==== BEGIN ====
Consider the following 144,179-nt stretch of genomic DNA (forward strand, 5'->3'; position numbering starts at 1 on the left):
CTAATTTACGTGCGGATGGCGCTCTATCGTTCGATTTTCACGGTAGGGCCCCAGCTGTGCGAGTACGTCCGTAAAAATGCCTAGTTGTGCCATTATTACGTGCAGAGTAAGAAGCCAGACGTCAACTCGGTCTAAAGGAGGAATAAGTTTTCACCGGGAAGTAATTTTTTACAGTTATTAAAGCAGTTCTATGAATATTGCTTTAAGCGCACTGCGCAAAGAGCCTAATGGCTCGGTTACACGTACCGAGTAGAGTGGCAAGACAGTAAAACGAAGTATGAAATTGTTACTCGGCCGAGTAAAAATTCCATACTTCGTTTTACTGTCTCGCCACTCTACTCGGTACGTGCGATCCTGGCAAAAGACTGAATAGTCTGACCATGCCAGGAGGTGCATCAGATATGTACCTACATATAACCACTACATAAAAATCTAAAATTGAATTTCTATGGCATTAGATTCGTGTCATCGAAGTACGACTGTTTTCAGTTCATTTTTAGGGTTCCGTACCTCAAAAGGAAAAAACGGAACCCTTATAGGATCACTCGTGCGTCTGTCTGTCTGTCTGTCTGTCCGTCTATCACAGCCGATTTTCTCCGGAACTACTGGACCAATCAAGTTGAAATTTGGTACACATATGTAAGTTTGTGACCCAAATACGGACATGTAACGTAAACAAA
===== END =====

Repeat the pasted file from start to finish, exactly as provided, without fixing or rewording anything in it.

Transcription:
Consider the following 144,179-nt stretch of genomic DNA (forward strand, 5'->3'; position numbering starts at 1 on the left):
CTAATTTACGTGCGGATGGCGCTCTATCGTTCGATTTTCACGGTAGGGCCCCAGCTGTGCGAGTACGTCCGTAAAAATGCCTAGTTGTGCCATTATTACGTGCAGAGTAAGAAGCCAGACGTCAACTCGGTCTAAAGGAGGAATAAGTTTTCACCGGGAAGTAATTTTTTACAGTTATTAAAGCAGTTCTATGAATATTGCTTTAAGCGCACTGCGCAAAGAGCCTAATGGCTCGGTTACACGTACCGAGTAGAGTGGCAAGACAGTAAAACGAAGTATGAAATTGTTACTCGGCCGAGTAAAAATTCCATACTTCGTTTTACTGTCTCGCCACTCTACTCGGTACGTGCGATCCTGGCAAAAGACTGAATAGTCTGACCATGCCAGGAGGTGCATCAGATATGTACCTACATATAACCACTACATAAAAATCTAAAATTGAATTTCTATGGCATTAGATTCGTGTCATCGAAGTACGACTGTTTTCAGTTCATTTTTAGGGTTCCGTACCTCAAAAGGAAAAAACGGAACCCTTATAGGATCACTCGTGCGTCTGTCTGTCTGTCTGTCTGTCCGTCTATCACAGCCGATTTTCTCCGGAACTACTGGACCAATCAAGTTGAAATTTGGTACACATATGTAAGTTTGTGACCCAAATACGGACATGTAACGTAAACAAA